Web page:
Melbourne’s early Jewish migrants may not have had iPads to pass their life stories down to their children and grandchildren, but that is just one of the modern technologies being used to recount the rich and complex social history of the city’s Yiddish-speaking community in Mameloshn – How Yiddish made a Home in Melbourne to be held at the Jewish Museum of Australia.
Exhibition curator Anna Epstein worked closely with a Yiddish advisory committee – that has in its ranks Melbourne writer Arnold Zable, historian and academic Andrew Markus and Klezmer musician Freydi Mrocki – to recount and recreate the journeys and lives of Eastern European Jews who came to Melbourne prior to and following World War Two.
“Early Jewish immigrants came to Melbourne bringing with them and replicating the European culture they were used to before the war,” Epstein says. “This ranged from food to the arts. In the 1950s, the Yiddish community also set up secular institutions where they made European theatre, art, music and literature [available] to the broader public.”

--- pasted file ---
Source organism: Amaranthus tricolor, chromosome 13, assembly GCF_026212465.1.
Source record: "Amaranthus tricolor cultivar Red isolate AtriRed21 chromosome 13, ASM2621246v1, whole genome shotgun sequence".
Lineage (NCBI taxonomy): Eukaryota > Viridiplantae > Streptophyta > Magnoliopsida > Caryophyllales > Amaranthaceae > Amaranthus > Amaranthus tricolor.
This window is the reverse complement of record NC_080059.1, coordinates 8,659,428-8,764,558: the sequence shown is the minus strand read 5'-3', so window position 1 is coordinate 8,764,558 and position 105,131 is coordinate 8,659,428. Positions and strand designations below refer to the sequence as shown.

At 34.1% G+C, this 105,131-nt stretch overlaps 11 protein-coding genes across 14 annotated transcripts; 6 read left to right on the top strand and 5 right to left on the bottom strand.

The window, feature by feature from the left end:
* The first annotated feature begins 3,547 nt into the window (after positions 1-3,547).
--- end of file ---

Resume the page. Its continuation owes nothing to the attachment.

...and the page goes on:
The exhibition is intended to be a sensory experience, with exhibition designer Simon Castricum “lifting past imagery into a modern scene”. Soundscapes will take visitors back to the days of the early immigrants and iPads will enable visitors to engage and interact with the Yiddish language through translated literature. Asked how the idea for the exhibition came about, Epstein explained that the current generation’s fascination and curiosity for their grandparent’s lives raised the interest to “explore parts of history and culture we know we’ve lost but we’re interested to rediscover”.
Mameloshn will exhibit a diverse range of artefacts from the Jewish Museum’s collection, most of which have never been shown in public before. It will include photographs, theatre posters, Yiddish literature, music and films, providing an insight into how Melbourne’s culture has evolved into what it is today – through a Yiddish lens.
Mameloshn opens this Sunday (3 April) at the Jewish Museum of Australia with a Curator Tour and live broadcast by SBS. The exhibition runs until March 2012 at the Jewish Museum.